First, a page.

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December 2, 2013 12:00 pm
In the neon arcade world of Pac-Man, the game’s greedy protagonist has only one sure-fire way of avoiding the clutches of the ghosts that pursue him: turning the tables and eating them instead.
The corporate defence tactic that draws its name from the eat-or-be-eaten video game returned to the dealmaking landscape last week as suit retailer Men’s Wearhouse tries to block the overtures of a rival with a takeover offer of its own.
For two months, the Men’s Wearhouse board had been unyielding in its refusal to entertain a takeover bid by Jos A Bank, dismissing as “opportunistic” an offer that represented a 42 per cent premium to the retailer’s then share price.
But in what appears to be a tacit acceptance of the logic behind an enlarged company, Men’s Wearhouse then made a $1.2bn offer that would see it gobble up its smaller rival.
The decision to deploy the Pac-Man defence is the latest twist in battle to control America’s multibillion-dollar discount menswear market. It also heralds the return of a dealmaking manoeuvre, out of fashion for a generation, that has yielded some unusual results.
In September 1982, aerospace company Martin Marietta took the unprecedented step of responding in kind to a takeover bid by its rival Bendix Corp.
The ensuing dust-up dragged on for a month and ended without clear victory for either company. Instead, Allied Corp, which entered the fray to help Bendix vanquish Martin Marietta, swallowed Bendix for $2bn. Martin Marietta, while avoiding the ignominy of being taken over, was left nursing a debt burden four times larger than it started with, having borrowed $1bn to fund its own takeover effort.
Since then, the tactic has been used sparingly.
In 1998, Marston Thompson & Evershed, the UK brewery, responded to interest from long-time sparring partner Wolverhampton & Dudley by launching a bid of its own. The defence pushed W&D to increase its original £262m offer by 9 per cent.
A year later, Elf Aquitaine fired up a $51bn Pac-Man defence against TotalFina. The result – again, after a protracted fight – was a friendly deal that created one of the world’s largest oil producers, Total.
The same year, Chesapeake reacted to a $700m offer from Shorewood, a rival packaging company, with a particularly brutal Pac-Man defence. In addition to launching a $500m counterbid, Chesapeake bought 15 per cent of Shorewood’s shares, sued the company’s board and, eventually, saw it sold to a third party.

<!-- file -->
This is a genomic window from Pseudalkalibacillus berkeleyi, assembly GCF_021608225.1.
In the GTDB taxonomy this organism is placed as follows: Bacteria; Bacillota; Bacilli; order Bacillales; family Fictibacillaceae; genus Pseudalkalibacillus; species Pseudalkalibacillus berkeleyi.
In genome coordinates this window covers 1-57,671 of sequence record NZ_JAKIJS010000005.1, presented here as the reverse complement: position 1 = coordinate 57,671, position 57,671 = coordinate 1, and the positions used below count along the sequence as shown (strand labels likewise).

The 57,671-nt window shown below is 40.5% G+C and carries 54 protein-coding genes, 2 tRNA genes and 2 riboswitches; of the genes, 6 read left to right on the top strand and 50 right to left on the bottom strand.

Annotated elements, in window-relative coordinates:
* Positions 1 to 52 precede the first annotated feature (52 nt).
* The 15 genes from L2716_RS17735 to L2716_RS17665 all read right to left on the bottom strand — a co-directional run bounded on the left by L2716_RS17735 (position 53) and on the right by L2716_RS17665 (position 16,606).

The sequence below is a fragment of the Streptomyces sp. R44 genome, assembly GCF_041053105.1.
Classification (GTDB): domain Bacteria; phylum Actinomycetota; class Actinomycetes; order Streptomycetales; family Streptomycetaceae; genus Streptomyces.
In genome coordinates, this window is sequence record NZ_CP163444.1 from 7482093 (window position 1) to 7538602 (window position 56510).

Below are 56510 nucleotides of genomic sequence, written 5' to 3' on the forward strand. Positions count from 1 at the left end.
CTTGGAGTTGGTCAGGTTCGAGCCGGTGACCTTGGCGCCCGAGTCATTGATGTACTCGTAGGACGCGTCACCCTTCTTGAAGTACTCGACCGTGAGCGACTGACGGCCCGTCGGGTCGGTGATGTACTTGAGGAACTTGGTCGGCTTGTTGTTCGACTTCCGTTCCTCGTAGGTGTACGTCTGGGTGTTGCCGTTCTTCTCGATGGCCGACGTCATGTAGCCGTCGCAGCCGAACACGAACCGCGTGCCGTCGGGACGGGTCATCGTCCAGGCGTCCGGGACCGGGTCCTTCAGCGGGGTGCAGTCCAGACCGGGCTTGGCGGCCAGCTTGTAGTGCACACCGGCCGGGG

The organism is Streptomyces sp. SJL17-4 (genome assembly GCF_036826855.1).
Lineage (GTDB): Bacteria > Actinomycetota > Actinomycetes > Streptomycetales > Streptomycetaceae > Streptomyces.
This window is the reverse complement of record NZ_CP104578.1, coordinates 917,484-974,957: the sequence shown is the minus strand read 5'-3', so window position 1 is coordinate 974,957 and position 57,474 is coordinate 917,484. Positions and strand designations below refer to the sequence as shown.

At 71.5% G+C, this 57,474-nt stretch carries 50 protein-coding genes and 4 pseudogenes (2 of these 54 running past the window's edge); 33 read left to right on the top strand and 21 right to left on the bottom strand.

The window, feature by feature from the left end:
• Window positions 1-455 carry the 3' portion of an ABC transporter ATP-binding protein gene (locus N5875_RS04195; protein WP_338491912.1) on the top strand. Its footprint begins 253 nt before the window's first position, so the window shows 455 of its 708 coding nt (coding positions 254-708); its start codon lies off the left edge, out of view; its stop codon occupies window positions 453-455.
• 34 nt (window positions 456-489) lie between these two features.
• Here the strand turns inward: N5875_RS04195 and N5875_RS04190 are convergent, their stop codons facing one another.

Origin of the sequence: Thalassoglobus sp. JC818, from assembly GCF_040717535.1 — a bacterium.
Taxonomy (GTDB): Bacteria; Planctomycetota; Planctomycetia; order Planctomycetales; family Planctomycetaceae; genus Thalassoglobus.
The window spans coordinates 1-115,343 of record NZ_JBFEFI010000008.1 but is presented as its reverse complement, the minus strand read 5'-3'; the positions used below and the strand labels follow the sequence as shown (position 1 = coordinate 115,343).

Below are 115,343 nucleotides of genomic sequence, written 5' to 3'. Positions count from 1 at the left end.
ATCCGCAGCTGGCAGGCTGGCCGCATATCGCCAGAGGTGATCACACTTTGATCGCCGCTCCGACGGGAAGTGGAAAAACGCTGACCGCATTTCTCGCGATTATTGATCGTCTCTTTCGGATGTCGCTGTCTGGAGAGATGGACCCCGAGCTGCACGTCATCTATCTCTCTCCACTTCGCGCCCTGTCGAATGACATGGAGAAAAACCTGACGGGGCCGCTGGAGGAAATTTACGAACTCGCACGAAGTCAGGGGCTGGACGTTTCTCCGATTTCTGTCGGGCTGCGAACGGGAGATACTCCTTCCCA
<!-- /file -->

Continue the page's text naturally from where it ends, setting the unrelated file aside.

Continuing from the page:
“Going with the Pac-Man basically means management are recognising that the deal makes sense, but are desperate to keep their jobs. It is good for the executives, but pretty rough for shareholders,” says a banker who has been involved in such a deal.
Since 1999, there have been just five examples of the Pac-Man defence being used, according to data from Dealogic. This reflects the flaw inherent to the tactic: more often than not, a target deploys the same industrial logic as its original bidder.
Going with the Pac-Man basically means management are recognising that the deal makes sense, but are desperate to keep their jobs
- A banker
In doing so it undermines its own rationale for a defence.
In the case of the Men’s Wearhouse/Jos A Bank tussle, both companies have acknowledged the logic for non-organic growth. Beyond a shock move by either to branch into womenswear or haute couture, there is an absence of other competitors to buy.
Robert Wildrick, Jos A Bank’s chairman, has said he would be happy to engage with Men’s Wearhouse if it makes an offer.
Another likely driver for a deal is the common shareholder interest between the two companies. Activist investor Eminence Capital owns big positions in both retailers. A host of large institutional investors also have holdings in both companies.
For the shareholders without this common interest, the eat-or-be-eaten question remains, with one side getting paid a premium for their stock and the other getting to keep a stake, and management team, in an enlarged group.
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